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Rules & Regulations of a Sober Living House

Sober living homes can be a critical part of early recovery. Lack of a safe, substance-free living environment can quickly lead to relapse.

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If a person in early recovery doesn’t have a stable home environment, it’s recommended that they live in a sober living home as they adjust to life without substance use.

Residents in a sober living house are held to a higher standard after they complete a rehabilitation program. They have the guarantee of a substance-free environment, support from other residents to find employment and go to support group meetings, and increasing freedom and responsibilities that help them build a new routine for themselves after overcoming addiction.

Residents need to adhere to certain rules and regulations to continue living in the sober living house. While specific rules vary from facility to facility, there are some general guidelines that most sober living homes use.

Increased Freedom



Sober living houses offer an important form of support in the ongoing recovery process.

While detox and rehabilitation create a strong foundation to feel good being substance-free, behavioral change can take months to integrate completely. Rehabilitation programs offer group therapy, and often individual therapy, to begin the process of behavioral change, which reduces the risk of relapse.

A sober living house allows residents to continue practicing abstinence while creating a daily routine with more freedom. If you are involved in outpatient rehab, there is a specific treatment schedule you must follow. Sober living homes don’t usually have this regimented schedule. Learning to live with this increased freedom can be an especially important step for people who have completed a more structured rehabilitation program.

If you are exiting a residential treatment program, a sober living home is a good transitional step before you return back home. The massive difference between living in a rehab center around the clock and life at home can be too much in early recovery. This transitional living situation can be critical to finding solid footing in life outside the treatment center.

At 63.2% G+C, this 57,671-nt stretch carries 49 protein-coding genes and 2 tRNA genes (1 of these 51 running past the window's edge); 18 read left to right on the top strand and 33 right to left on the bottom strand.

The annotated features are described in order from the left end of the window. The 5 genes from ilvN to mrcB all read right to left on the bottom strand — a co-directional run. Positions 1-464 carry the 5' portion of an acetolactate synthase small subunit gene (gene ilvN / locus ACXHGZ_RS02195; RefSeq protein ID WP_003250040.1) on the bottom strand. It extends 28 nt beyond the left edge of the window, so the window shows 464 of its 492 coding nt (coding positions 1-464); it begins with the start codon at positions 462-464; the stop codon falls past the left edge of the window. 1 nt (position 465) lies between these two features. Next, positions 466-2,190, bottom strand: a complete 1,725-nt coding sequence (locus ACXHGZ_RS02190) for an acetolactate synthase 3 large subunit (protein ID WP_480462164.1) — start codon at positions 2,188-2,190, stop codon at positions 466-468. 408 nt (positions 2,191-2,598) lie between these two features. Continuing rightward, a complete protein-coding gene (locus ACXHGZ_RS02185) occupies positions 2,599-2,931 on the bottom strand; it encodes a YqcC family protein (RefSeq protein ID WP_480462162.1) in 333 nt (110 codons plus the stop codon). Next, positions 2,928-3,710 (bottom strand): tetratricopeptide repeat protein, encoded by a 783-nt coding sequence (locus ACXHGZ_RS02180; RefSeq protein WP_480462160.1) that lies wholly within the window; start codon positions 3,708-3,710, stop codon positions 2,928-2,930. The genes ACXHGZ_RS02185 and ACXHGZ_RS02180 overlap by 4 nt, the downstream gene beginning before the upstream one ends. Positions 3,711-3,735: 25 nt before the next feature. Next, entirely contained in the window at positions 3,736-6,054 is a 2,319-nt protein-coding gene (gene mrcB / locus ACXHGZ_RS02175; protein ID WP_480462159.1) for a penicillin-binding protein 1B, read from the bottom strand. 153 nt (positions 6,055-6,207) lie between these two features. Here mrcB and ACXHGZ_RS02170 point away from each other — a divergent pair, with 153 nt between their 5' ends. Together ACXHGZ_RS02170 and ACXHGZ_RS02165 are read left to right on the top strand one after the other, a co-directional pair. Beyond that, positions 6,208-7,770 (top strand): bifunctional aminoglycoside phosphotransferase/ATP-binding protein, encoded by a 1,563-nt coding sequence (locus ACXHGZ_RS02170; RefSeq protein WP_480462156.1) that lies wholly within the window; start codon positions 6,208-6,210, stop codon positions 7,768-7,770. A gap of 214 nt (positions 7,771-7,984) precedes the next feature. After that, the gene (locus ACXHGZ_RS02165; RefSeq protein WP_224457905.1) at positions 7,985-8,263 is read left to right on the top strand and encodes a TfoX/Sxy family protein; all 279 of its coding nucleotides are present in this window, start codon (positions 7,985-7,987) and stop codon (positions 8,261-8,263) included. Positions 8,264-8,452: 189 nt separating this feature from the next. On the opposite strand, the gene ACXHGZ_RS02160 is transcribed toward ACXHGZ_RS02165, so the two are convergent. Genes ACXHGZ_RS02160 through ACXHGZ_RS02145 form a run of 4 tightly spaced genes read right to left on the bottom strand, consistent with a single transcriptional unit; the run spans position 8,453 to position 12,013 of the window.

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The Rules & Regulations for Living in a Sober Living House

Because sober living houses are intended to support the recovery process, they have rules that are designed to keep residents safe while they learn to build a sober lifestyle. Sober living houses are managed by homeowners, on-site managers, or via a democratic, social approach. Again, each house can have slightly different rules.

There are some core rules that can be found in most sober homes.

  • No drugs or alcohol are allowed on the premises. Some exceptions may be made for specific prescriptions, like antidepressants.
  • Anyone who wants to live in a sober living house must be able to pay their own expenses.
  • Residents must participate in household activities like once-weekly meetings and regular chores.
  • Potential residents must have completed detox and rehabilitation, and they should have a plan to go to therapy or 12-step meetings at least once per week.
  • Residents must sleep at the sober living house at least five nights per week, with very few exceptions for travel.